Medical physicist striving for better radiation treatment planning

When it comes to planning radiation treatment for cancer patients, ‘good enough’ just doesn’t cut it for Ed Bender, a medical physicist at Mercy Regional Cancer Center.

That’s why he created and secured a patent for a new method of automatically generating treatment plans based on patient data. This came after developing an early version of the technique about six years ago for his own use.

“My fundamental goal in developing this automated technique was not to try to reproduce something that I’ve done over and over again — I wanted to push the limits of what is even possible,” said Bender, a former assistant professor in the UW School of Medicine and Public Health.

He says he often comes across treatment plans that technically meet objectives set by national guidelines, but could be better.

Plans for radiation treatment include millions of adjustable parameters like radiation intensity, alignment and beam modulation, so it’s not something a human could personally develop, Bender explains. His method of automation optimizes the computer assistive techniques long used in the field.

“What I was really trying to get at with my techniques is trying to push those no-compromise optimizations where you could get a better plan than one that was ‘good enough,’” he told “That’s the fundamental piece… how could we develop methods to get a plan that could not be better, because that’s really what we’re after.”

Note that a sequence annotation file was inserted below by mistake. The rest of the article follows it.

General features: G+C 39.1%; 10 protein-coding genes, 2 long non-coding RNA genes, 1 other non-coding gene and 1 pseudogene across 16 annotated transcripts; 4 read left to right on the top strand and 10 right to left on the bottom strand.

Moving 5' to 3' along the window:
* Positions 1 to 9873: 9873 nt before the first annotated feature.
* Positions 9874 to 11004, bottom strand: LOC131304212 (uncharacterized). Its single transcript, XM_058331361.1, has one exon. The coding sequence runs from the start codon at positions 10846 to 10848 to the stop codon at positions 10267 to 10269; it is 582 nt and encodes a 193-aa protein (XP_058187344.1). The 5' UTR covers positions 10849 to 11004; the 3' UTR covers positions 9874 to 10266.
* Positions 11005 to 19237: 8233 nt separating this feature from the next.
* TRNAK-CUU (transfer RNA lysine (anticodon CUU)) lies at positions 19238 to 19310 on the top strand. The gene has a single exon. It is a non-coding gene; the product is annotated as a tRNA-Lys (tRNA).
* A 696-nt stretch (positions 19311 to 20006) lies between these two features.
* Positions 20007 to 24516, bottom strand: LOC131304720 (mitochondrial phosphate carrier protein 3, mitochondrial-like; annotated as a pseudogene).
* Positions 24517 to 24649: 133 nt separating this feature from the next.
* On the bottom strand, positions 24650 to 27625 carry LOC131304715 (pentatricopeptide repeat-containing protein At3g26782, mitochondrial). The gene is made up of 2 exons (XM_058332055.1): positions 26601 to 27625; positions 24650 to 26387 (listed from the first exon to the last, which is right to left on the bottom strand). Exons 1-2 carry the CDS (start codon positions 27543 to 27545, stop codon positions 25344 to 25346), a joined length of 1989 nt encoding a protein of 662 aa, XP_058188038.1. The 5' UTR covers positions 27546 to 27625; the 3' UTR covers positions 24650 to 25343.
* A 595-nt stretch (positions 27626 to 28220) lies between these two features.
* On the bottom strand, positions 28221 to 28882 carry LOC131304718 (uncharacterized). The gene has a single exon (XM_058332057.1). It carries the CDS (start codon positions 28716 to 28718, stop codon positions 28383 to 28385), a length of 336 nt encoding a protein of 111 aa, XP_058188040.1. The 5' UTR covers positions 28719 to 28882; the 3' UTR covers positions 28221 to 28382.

The Wisconsin Alumni Research Foundation is currently seeking commercial partners for this technology, including Philips’ Pinnacle brand, according to Bender.

He sees it as commercially viable, because it takes out busy work weighing down health care providers, and builds in some strategy from the beginning of the planning process, rather than starting from scratch.

When he first came up with this idea, he says he was spending “a tremendous amount of time” generating dosing plans for cancer treatment.

“As the saying goes, necessity is the mother of invention. So I just started working on coming up with ways to try to streamline the process and try to automate some of it,” he said. “I developed methods to automate a lot of these things, a lot of best practices, rules of thumb that I knew would get me where I want to go.”

Importantly, he says he never intended to make it completely automated, “where I literally click one button and then the plan is done — although with some of the simpler cases I could have done that — I was really more interested in the more complicated disease sites, where some manual intervention is needed as well.”

He says his ultimate goal is to find a treatment planning system manufacturer or vendor — such as Philips — that’s interested in partnering up to develop the method and integrate it with existing products. He says this is the “fastest and best way forward” to “get this out into the real world, so to speak.”

If companies don’t bite, he says he would likely integrate his method with a newer planning system currently being installed at MercyHealth, the cancer center where he works in Janesville.

His first automated methods were developed for cancers of the head and neck area, as that’s one of the more complicated disease sites to treat. But ultimately, the method can apply to most diseases encountered in radiation oncology, he said.

“That would include things like lung cancer, prostate cancer — there’s another common one — and brain cancer as the main other sites,” said.

See WARF’s summary of the patent details:

–By Alex Moe